I was delighted to see this article celebrating the 75th anniversary of this beloved children’s book. My son insisted we read Goodnight Moon every night for at least two years, and my daughter loved it as well although she liked variety in her nightly bedtime stories. Several years ago, I was invited to speak to the Rhode Island Library Association. I extended my stay for a few days as I’d never been there before. My husband joined me and we visited the Rhode Island School of Design – they had an exhibit on Clement Hurd, the illustrator of Goodnight Moon, and several other children’s books. They recreated a life-size “great green room” and we got to sit in the grandma’s rocking chair. They also had many of the earlier drawings from this book and others, the rough drafts up to the finished pages. It was a nostalgic, enchanting exhibit and I loved it, especially as my children were pretty much adults by then.

Voters Oppose Book Bans in Libraries

Polling Shows Voters Oppose Efforts to Remove Books from Libraries and Have Confidence in Libraries to Make Good Decisions About Their Collections

Reintroducing Book World

The Washington Post had discontinued their book section several years ago, but I’m so happy they are bringing it back! There are a few articles about their history and what’s changed. Fun reading! (for me at least, and maybe for you?)

The Washington Post’s books section starts its new chapter, in print every Sunday and with a refurbished and revitalized presence online

Book World began on Watergate’s heels: A look back at the early days: Michael Dirda recalls a time of typewriters and landlines, of putting together a section that captures the joy of literature and the love of reading

Food News

French Toast, part of my “soft food” rotation (my husband had his second gum surgery yesterday,) became part of my daughter’s final in her Photojournalism class. It is a recipe I mostly made up in my head, so I had to guesstimate the amounts of ingredients. She photographed the process from beginning to end, and her photos made me look like a food star! French toast anyone?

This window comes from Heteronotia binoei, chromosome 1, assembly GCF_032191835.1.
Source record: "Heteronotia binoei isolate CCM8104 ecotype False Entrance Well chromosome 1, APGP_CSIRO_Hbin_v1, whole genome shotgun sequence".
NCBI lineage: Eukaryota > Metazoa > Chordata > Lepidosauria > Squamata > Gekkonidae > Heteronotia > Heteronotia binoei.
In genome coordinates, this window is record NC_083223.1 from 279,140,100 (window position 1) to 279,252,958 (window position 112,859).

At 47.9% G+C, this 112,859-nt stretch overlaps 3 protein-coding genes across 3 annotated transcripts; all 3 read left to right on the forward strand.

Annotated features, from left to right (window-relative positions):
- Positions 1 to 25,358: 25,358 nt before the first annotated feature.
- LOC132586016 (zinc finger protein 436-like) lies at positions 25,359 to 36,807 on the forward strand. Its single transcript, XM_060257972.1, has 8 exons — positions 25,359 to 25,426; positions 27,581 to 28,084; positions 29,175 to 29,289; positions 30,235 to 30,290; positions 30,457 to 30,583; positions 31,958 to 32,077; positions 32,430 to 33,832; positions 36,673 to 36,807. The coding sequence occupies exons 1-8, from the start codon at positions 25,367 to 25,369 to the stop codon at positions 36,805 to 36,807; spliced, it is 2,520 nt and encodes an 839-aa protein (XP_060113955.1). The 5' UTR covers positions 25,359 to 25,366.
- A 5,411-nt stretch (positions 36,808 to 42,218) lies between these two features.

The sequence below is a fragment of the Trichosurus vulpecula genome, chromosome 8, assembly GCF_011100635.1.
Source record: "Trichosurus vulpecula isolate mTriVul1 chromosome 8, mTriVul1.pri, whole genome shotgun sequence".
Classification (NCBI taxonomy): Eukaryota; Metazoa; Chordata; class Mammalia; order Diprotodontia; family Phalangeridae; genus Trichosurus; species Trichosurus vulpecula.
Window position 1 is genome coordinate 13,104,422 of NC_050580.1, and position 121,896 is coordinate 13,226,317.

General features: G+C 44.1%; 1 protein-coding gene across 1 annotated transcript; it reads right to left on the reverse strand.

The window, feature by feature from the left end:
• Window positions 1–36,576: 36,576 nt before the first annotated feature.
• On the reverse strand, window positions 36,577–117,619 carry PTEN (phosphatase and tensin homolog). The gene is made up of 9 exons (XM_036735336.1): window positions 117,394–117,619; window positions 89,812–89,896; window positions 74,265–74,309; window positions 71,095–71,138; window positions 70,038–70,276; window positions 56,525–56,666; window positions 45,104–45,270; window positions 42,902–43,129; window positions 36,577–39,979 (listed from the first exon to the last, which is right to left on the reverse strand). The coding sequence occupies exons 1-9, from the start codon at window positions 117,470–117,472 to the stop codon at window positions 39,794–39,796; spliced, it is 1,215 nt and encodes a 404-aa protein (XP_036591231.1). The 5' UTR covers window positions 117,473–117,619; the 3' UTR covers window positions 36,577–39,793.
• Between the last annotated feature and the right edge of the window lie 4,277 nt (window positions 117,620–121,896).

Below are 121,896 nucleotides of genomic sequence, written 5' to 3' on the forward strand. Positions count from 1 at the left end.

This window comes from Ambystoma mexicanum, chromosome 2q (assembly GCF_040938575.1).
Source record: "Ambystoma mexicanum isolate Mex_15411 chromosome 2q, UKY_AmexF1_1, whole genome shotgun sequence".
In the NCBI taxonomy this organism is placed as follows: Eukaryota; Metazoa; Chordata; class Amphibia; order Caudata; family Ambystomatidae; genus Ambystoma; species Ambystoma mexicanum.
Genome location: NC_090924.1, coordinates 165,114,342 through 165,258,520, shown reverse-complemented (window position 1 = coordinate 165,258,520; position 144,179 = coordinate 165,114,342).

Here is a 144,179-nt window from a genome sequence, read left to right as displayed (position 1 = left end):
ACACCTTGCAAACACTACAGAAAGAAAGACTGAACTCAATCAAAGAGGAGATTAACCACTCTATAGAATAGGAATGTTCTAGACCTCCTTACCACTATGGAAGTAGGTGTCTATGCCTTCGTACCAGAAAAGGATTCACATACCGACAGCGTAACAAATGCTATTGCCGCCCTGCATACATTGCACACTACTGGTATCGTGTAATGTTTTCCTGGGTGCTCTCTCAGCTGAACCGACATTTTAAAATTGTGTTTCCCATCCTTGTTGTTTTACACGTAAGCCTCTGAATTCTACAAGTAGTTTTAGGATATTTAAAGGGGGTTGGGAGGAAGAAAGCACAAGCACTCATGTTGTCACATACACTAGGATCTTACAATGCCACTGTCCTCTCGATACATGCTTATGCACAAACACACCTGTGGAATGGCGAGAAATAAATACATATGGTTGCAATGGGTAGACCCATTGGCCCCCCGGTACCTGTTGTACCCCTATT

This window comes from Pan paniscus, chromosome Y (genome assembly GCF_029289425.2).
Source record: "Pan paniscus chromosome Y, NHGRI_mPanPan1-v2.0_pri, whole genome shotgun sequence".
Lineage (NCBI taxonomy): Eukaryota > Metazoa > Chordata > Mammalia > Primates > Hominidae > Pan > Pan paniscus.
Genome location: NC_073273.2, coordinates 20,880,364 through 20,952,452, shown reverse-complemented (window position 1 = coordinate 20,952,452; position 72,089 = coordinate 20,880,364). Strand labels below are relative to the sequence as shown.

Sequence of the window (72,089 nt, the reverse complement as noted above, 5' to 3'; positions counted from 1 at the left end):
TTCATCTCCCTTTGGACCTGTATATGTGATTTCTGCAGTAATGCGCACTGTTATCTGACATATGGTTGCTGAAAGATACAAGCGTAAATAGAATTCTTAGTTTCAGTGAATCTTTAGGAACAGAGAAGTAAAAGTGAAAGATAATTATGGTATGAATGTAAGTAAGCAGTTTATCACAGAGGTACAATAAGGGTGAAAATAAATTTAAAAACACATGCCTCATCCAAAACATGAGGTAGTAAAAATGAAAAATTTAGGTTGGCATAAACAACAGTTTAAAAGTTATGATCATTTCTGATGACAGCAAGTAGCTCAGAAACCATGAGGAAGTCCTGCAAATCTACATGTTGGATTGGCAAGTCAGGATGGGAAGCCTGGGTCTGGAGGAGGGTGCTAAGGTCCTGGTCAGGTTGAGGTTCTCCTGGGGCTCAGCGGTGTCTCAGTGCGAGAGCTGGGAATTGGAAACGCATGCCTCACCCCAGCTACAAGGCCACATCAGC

Challah French Toast


  • 1 lb. loaf Challah bread, unsliced
  • ½ cup milk
  • ½ cup cream (or 1 cup half & half!)
  • Zest from one small orange
  • Zest from one small lemon
  • ½ teaspoon ground cinnamon
  • ¼ teaspoon sea salt
  • 4 large eggs
  • 2 large egg yolks
  • 1 tsp. vanilla
  • Unsalted butter
  • warm maple syrup & fruit, for serving 


  1. Slice challah about 1″ thick and lay out on a sheet pan without overlapping. Leave out for several hours (overnight is best) or if you don’t have time, bake on a foil-lined sheet pan in a 250 degree oven for about ten minutes. You just want the bread to dry out a bit.
  2. Leave oven on and arrange bread slices in a 13- x 9-inch baking dish. Put the foil-lined sheet pan back in the oven.
  3. Whisk together milk, cream, orange zest, lemon zest, cinnamon, salt, eggs, and egg yolks in a bowl until completely combined. Pour egg mixture over the bread. Let stand for a couple of minutes; turn bread slices, and let stand until egg mixture is absorbed, about 4 minutes altogether.
  4. Heat a large nonstick griddle over medium heat. Melt about a tablespoon of butter in the griddle, then brush butter over entire surface. Arrange as many bread slices as will fit comfortably on the griddle, then cook until golden brown, 3 to 5 minutes on each side. As slices are finished, put them on the sheet pan in the oven to keep warm. Repeat with remaining bread.
  5. Top French Toast with warm maple syrup and sliced fruit (I like berries & bananas, but Trader Joe’s frozen berry mixture or berries & cherry mixture are great; I keep bags of those on hand.) And don’t forget the side of bacon! Or breakfast sausage, if you prefer. We really like Morning Star Farms vegan breakfast sausage, too.

As always, thanks for reading and stay safe.

*Thanks to The New York Times and The Washington Post for allowing me to “gift” my readers with free access to these articles, a lovely perk for subscribers.